`Stan the Fan' ends 21 years as voice of `ordinary guy'

March 12, 2002|By Michael Olesker

TODAY'S TRUTH in Broadcasting lesson comes from Stan Charles, known to Baltimore-area listeners as Stan the Fan, who has flipped off his radio microphone after two decades and will bid farewell to hometown Baltimore in a few weeks.

He says his broadcasting days are behind him now. He arrived as a spiritual child of Benny the Fan and Charley Eckman, who pioneered belly-up-to-the-bar sports talk around here, and departs amid a radio-band clutter of voices straining to be noticed amid their own static.

Over 21 years, Stan the Fan worked at five area radio stations, hustled for advertisers to support his shows, took heat from callers and from athletes. He ticked off Eddie Murray so much that Eddie took a powder. Doug DeCinces once taught him a whole new vocabulary of unprintable words. Earl Weaver told Charles, "I like talkin' to you, but my players think I'm a bleepin' bleep-bleep for doin' it. So, nothing personal, but I can't talk to you anymore."

He arrived on the air when the Colts had just absconded to Indianapolis and the Orioles were pennant contenders every year. He started out making $22 a show but, through hard work and pluck, quickly managed to get cut back to $15 a show. He departs with the Orioles scrounging for attention and Maryland basketball the big heart-thump of the hour. He left making a lot more than $22 a show, but not enough to cover the aggravation.

He sees himself as a fellow who pushed the envelope of sports broadcasting beyond its instinctive timidity and now, as he leaves, wonders if he helped set off something a little too coarse for his own taste.

In November, he and home station WJFK parted ways. For several weeks, says Charles, 50, he made the rounds of local radio stations looking for openings. Between time constraints, and money, and available hours, nothing worked out. Meanwhile, Charles' wife, Jayne, has developed work in North Carolina, and Charles says they've decided to settle there.

"It's been a good run," he said over the weekend. "When you think about how it all started. ... "

He was a local guy looking for a way to make a living. He'd parked cars at the old Pimlico Hotel, driven a cab, worked as a bartender at No Fish Today and at Jean Claude's. At the very least, he knew how to talk to people.

Then came a telephone call from Charles' brother, Allan Charles, president of the ad agency TBC whose then-wife, Laura, had begun a talk show at the old WFBR radio. The show was called Laura in Birdland. The critics called it a disaster. Allan Charles asked his brother if he could help out. In the parlance of the time, Laura was strictly a lady fan; Stan would bring a male's "expertise."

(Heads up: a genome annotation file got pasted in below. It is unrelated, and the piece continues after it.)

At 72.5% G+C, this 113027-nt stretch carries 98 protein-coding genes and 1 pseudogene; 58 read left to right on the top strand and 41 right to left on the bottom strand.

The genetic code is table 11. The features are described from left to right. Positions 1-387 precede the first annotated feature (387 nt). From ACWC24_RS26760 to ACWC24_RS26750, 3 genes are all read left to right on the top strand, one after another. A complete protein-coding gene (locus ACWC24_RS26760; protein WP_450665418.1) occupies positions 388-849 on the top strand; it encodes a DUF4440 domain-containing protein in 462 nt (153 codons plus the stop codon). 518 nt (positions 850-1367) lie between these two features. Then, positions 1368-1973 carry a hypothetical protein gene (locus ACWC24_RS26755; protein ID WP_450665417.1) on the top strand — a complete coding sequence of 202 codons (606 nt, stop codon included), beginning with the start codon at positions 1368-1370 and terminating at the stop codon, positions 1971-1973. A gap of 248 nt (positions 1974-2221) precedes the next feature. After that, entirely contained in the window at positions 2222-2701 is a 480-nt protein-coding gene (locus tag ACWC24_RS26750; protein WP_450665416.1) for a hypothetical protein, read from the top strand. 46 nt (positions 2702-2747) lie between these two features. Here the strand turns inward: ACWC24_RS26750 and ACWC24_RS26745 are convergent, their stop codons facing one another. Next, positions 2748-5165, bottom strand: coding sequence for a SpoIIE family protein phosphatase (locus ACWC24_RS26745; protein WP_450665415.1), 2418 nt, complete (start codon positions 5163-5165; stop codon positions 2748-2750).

What, you thought guys studied to be sports experts, like brain surgeons?

So "Stan the Fan" was born - and lasted, at $22 a show, for six shows. And, on the seventh day, everybody rested. Baseball went on strike. Two months later, baseball came back, but the show did not. The next spring, Rex Barney took over the program and Charles became his producer, at $15 a show, broadcast nightly at the old Hit and Run Club at Memorial Stadium.

The following year, Stan the Fan got his own show, and an education.

"You grow up admiring the ballplayers, loving them," he said. "But you realize, you can't be the fans' eyes and ears and be friends with the players. You have to disassociate yourself. And you have to say what you know."

This is trickier than it might seem. Sports is not life-and-death, but those who follow it seriously believe that it is. Rex Barney was a gentle soul, reluctant to offer even the mildest chiding to any ballplayer. Charles remembered listening to a radio guy named Benny the Fan, who used to bedevil the Orioles' Paul Richards back in the '50s. He thought about Charley Eckman, the mouth that roared. Right or wrong, they took their shots. They became Charles' role models.

"I think I pushed the envelope," he says.

Meaning, if a guy didn't hustle, Charles didn't hesitate to point it out. Meaning, if the manager's strategy was weird, he said so. He wanted the hometown guys to do well, but he wanted the right to criticize their failings.

"Today," he says, "you have all kinds of people bad-mouthing Brian Billick and all that kind of stuff. But I think I was ahead of the curve bad-mouthing people. Today, it's gotten pretty rough. There's a lot of guys trying to be controversial for its own sake. Strictly for the ratings. The voice of sports is still the ordinary guy. That's what I was. And it means building a community of listeners, and letting them express their passions. That's when it's beautiful."

When it wasn't beautiful? Hosting a sports talk show in the evening, precisely while the Orioles were playing, and being broadcast on another station. There's got to be an easier way to make a living than that.

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